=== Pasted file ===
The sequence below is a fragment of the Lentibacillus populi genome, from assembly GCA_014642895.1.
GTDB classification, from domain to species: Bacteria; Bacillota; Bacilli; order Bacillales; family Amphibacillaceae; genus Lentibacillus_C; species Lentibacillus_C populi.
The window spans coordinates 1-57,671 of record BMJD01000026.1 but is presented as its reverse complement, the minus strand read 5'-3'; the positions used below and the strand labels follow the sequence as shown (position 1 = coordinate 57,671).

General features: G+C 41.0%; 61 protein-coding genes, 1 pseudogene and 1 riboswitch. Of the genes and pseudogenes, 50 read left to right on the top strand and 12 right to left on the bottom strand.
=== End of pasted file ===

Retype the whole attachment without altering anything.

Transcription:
The sequence below is a fragment of the Lentibacillus populi genome, from assembly GCA_014642895.1.
GTDB classification, from domain to species: Bacteria; Bacillota; Bacilli; order Bacillales; family Amphibacillaceae; genus Lentibacillus_C; species Lentibacillus_C populi.
The window spans coordinates 1-57,671 of record BMJD01000026.1 but is presented as its reverse complement, the minus strand read 5'-3'; the positions used below and the strand labels follow the sequence as shown (position 1 = coordinate 57,671).

General features: G+C 41.0%; 61 protein-coding genes, 1 pseudogene and 1 riboswitch. Of the genes and pseudogenes, 50 read left to right on the top strand and 12 right to left on the bottom strand.